Epidemiological profile of funguria in an University Hospital in Oujda, Morocco

Document Type : Original Articles

Authors

1 Laboratory of Microbiology in an University Hospital/Faculty of Medicine and Pharmacy, Mohammed I University, Oujda, Morocco

2 Laboratory of Parasitology-Mycology in an University Hospital/Faculty of Medicine and Pharmacy, Mohammed I University, Oujda, Morocco

3 Department of Bacteriology, Military Teaching Hospital/Faculty of Medicine and Pharmacy, in University, Rabat, Morocco

10.18502/cmm.6.4.5328

Abstract

Background and Purpose:The presence of yeasts in the urine is not synonymous with urinary tract infectionsinceit can result insimple colonization or contamination. Regarding this, it is required to further clarify the epidemiological profile of funguria. Accordingly, the present study was conducted to establish the epidemiology of funguriainthe Mohammed VI Teaching Hospital of Oujda, Morocco.
Materials and Methods:This retrospective studywas conducted onall urine samples sent for cytobacteriological examination to amicrobiology laboratoryover a period of 28 months(i.e., from March 2016 to June 2018). After the removal of duplicates, the urinesampleswere treated according to the recommendations of the medical microbiology standards.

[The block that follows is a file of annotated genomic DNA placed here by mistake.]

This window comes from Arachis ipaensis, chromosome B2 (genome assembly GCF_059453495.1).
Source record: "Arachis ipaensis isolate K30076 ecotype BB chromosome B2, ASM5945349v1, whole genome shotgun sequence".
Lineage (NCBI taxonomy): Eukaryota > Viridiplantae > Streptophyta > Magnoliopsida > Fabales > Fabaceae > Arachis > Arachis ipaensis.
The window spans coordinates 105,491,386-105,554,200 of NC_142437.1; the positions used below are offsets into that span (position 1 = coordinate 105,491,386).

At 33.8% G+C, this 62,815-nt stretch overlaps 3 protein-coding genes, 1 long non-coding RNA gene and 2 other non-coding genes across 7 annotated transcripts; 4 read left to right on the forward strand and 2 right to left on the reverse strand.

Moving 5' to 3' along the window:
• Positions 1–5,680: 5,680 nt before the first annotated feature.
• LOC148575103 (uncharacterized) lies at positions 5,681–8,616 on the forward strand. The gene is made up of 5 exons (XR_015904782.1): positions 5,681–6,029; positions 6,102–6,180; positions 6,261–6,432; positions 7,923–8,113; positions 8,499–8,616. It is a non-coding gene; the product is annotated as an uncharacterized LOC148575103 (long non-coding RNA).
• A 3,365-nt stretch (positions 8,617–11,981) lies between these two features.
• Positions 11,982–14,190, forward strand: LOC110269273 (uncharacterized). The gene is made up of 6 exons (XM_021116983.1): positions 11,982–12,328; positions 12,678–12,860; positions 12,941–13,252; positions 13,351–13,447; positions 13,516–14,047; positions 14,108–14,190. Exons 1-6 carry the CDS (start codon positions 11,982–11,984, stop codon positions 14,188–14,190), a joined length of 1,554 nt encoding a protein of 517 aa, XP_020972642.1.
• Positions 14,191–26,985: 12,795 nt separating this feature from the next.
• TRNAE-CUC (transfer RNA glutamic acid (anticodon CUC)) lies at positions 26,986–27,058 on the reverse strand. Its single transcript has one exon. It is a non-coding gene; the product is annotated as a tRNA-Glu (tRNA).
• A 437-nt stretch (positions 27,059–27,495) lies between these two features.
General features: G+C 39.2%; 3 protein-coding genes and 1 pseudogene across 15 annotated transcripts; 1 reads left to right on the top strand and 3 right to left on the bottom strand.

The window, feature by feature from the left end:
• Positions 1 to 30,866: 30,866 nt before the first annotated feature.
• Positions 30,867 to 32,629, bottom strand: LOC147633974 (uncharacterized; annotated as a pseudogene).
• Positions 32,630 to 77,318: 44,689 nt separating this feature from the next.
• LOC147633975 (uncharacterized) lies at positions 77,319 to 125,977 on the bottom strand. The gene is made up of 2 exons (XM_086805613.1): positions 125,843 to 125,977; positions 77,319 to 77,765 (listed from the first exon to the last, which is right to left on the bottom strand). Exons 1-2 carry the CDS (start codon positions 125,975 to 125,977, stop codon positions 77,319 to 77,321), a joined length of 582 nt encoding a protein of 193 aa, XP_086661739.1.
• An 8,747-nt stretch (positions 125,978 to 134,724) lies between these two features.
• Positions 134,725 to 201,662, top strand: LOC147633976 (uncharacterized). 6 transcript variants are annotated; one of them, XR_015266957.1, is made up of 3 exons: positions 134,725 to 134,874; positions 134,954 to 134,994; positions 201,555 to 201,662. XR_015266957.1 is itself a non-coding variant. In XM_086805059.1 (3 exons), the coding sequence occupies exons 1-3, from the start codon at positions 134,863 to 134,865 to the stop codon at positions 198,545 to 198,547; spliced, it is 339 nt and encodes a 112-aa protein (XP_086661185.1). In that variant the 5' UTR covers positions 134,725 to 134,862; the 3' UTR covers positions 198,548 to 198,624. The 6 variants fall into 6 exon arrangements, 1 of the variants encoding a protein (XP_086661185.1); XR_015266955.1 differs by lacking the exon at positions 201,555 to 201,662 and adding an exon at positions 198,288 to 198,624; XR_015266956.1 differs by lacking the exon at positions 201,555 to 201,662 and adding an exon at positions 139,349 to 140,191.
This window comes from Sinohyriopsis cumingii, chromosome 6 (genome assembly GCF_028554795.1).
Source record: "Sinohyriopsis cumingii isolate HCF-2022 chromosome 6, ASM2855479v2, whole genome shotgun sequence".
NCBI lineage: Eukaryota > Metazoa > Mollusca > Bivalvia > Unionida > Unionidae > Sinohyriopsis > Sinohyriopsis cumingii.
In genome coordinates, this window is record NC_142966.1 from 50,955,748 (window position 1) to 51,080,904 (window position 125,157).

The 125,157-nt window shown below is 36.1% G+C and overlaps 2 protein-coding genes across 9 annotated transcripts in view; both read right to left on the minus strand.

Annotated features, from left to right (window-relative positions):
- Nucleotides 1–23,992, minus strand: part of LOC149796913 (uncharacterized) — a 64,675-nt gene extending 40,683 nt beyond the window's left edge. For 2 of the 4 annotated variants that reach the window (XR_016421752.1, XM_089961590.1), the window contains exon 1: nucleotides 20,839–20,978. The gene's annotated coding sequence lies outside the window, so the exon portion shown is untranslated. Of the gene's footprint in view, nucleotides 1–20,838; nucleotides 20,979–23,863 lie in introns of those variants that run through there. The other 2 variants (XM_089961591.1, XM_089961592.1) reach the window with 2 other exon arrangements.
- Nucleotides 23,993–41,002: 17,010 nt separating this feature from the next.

Results:A total of15,165 urine sampleswerecollected. Urinary colonization accounted for 4.94% (n=749) of cases. The infections of the urinary tract accounted for 5.35% (n=811) of cases. Microbial isolates (n=1,669) in colonization and urinary tract infections were dominated by bacteria (93.47%, n=1,560). Furthermore, the yeasts accounted for 6.53% (n=109) of the isolates. Candidaalbicanswas isolated from56.88% (n=62) of funguriacases. Theriskfactors forfunguriain our series wereessentially old age, admission tointensive care unit, and broad-spectrum antibiotic therapy.
Conclusion:The current level of knowledge about the clinical situations leading tofunguriawith the improvement and popularization of efficient identification techniques for yeasts other than C. albicans should redress the epidemiology of funguria.This should allowtheknowledgeablesocieties to establish the rules of interpretingthecytobacteriological examination of the urine in case of funguria, as for bacteriuria.

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